The current Cellular Vehicle-to-Everything (C-V2X) Sidelink communication protocol provides a low latency interface for sharing short safety messages among Road-Side Units (RSUs) and On-Board Units (OBUs). However, the protocol is primarily designed for broadcasting small messages and lacks link adaptation capabilities – this project utilizes AI/ML techniques to augment C-V2X Sidelinks with this adaptation capability in order to enable emerging applications such as vehicular sensor fusion.
The UCSD Center for Wireless Communications, in partnership with Qualcomm and Commsignia, deployed commercial C-V2X technologies on the UCSD campus in June 2021, extending our vehicular networking testbed with the latest commercially available vehicular radios. The testbed consists of a solar powered intelligent RSU deployed onto a lamp post along with multiple OBUs that can be installed into any vehicle in our fleet for drive test field experiments. The RSU consists of a Commsignia RSU module that utilizes a Qualcomm modem and antennas mounted high on the lamp post to communicate with vehicles using C-V2X Sidelinks. The intelligent RSU also hosts edge computing resources (Jetson TX2) to provide the enabling infrastructure for on-premise sensor fusion applications.
C-V2X QoS Characterization and Supervised Link Adaptation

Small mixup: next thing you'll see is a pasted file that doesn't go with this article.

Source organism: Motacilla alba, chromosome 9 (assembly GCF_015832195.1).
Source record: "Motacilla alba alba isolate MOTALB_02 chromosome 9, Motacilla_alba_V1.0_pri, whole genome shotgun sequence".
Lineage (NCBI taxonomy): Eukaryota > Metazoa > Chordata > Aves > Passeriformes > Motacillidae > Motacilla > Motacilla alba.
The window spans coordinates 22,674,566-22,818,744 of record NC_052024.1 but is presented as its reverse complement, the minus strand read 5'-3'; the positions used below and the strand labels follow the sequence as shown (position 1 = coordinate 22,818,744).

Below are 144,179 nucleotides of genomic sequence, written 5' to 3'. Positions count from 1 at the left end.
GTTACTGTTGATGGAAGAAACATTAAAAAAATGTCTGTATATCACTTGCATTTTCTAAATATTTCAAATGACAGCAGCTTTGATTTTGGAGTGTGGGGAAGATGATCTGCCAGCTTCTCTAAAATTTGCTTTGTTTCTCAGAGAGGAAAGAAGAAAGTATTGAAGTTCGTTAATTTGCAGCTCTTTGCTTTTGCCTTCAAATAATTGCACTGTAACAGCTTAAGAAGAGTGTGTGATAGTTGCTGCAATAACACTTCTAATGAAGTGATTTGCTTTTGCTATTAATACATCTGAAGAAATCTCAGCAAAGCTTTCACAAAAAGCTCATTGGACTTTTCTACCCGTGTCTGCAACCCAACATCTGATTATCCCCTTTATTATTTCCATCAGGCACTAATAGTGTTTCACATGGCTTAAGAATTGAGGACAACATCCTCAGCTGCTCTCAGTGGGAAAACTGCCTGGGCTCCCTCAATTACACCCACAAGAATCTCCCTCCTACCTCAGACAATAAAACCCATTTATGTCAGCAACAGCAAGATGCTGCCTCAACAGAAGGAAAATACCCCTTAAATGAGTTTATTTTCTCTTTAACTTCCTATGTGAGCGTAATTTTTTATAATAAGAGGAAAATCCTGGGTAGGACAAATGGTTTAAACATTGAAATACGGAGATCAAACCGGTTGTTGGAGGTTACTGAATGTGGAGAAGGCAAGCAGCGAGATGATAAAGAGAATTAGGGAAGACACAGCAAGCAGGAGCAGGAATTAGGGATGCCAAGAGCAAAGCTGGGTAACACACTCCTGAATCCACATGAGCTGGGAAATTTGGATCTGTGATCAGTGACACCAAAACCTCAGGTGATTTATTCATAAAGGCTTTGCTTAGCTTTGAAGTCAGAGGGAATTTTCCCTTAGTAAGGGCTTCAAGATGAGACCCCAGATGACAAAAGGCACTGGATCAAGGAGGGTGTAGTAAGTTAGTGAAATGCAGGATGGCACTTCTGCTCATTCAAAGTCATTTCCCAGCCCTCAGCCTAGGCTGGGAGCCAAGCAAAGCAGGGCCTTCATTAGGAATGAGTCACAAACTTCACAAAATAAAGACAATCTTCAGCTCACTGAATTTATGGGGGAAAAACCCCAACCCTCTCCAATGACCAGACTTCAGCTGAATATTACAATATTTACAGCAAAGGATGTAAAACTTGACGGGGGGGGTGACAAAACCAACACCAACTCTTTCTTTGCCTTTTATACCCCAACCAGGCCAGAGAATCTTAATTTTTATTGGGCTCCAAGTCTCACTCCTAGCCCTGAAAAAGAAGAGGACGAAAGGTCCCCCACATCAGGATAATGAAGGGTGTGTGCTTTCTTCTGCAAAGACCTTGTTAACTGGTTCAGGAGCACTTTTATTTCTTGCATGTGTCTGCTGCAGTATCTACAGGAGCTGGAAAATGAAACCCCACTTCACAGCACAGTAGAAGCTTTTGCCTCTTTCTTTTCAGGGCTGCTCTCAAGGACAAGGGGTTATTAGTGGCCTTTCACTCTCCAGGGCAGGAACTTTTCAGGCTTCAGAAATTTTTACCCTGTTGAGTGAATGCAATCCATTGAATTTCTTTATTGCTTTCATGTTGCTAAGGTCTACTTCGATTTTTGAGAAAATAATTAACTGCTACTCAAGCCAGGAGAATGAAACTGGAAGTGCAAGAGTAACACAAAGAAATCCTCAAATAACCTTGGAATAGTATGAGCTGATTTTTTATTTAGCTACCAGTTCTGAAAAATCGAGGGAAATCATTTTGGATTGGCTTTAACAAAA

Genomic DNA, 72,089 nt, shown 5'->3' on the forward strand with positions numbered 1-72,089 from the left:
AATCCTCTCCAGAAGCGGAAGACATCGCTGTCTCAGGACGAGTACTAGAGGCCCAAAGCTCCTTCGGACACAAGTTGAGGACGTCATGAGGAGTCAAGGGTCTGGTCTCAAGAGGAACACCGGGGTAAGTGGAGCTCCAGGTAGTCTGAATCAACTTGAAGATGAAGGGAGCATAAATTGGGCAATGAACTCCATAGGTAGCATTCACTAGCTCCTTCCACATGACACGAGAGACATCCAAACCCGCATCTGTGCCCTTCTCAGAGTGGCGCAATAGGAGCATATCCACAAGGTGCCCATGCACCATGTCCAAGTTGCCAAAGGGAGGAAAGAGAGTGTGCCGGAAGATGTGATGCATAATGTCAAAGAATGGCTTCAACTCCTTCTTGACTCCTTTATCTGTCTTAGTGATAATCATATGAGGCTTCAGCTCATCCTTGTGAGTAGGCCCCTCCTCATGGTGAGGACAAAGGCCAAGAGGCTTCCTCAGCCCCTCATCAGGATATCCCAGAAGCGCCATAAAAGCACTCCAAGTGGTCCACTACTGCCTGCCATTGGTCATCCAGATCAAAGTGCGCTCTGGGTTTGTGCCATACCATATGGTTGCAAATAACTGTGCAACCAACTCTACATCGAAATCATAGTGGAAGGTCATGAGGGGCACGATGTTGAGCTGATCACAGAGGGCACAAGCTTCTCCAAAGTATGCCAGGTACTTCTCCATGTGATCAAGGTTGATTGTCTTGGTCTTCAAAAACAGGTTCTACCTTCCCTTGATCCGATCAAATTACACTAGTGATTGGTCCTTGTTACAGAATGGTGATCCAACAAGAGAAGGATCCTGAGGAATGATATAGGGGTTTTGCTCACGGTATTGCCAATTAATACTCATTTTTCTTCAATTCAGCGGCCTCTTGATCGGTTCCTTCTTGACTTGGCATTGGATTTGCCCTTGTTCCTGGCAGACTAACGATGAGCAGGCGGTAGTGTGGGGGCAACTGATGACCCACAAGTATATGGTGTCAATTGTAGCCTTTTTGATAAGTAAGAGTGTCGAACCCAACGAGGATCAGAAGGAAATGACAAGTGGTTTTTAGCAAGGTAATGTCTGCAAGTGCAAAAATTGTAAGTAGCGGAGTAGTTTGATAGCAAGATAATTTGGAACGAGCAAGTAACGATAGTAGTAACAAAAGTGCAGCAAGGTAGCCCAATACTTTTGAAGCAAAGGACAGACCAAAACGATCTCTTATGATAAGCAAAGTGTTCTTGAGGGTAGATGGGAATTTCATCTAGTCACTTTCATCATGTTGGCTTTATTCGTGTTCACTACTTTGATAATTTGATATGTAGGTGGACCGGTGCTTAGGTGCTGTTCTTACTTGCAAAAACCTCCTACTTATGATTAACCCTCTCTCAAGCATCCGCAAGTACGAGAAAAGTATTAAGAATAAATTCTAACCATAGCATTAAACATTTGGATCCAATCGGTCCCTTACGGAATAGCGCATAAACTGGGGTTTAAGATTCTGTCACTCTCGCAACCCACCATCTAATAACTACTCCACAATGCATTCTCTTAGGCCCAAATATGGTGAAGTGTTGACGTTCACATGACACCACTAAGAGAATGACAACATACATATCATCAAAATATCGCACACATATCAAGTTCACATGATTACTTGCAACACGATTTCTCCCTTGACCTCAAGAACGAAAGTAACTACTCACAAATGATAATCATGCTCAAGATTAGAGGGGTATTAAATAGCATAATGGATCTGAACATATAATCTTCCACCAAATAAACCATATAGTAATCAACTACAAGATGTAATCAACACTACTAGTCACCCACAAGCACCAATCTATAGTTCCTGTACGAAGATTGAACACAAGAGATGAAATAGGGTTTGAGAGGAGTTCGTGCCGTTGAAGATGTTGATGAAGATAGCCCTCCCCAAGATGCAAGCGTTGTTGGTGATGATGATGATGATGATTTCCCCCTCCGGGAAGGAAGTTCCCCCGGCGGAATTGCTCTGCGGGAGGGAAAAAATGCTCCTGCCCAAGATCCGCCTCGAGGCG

The primary design constraint for C-V2X is that there is no feedback from the receiver on channel state that allows the sender to adapt their transmit configuration. As a result, there is essentially no ability to adapt transmission parameters to current link quality and instead these parameters are often updated in relation to vehicle speed, to combat doppler effects, or geographic location, to comply with local regulations according to a static configuration file. This project asks: how can we add this link adaptation capability to C-V2X without the need to change the underlying protocol to provide feedback? Researchers with the Center for Wireless communications conducted multiple drive tests on campus to characterize the C-V2X Sidelink performance (i.e. packet loss and latency) with respect to speed, location, Modulation & Coding Scheme, and Packet Sizes. The researchers then utilized supervised The RSU composition The OBU composition learning to build a predictive model of packet loss and latency in relation to the readily available context of vehicle location and speed along with the controllable link parameters of Modulation & Coding Scheme and Packet Size. Utilizing these predictive models to create a link adaptation policy for transmission of image frames over C-V2X Sidelinks resulted in a 28% improvement in the frames per second which could be achieved over the best static policy configuration that was tested. Moreover, this research has demonstrated that today’s vehicular networking technologies can be readily augmented with ability to share images from vehicles to the roadside edge which can enable advanced use cases such as collaborative perception, predictive maintenance, and intelligent traffic management.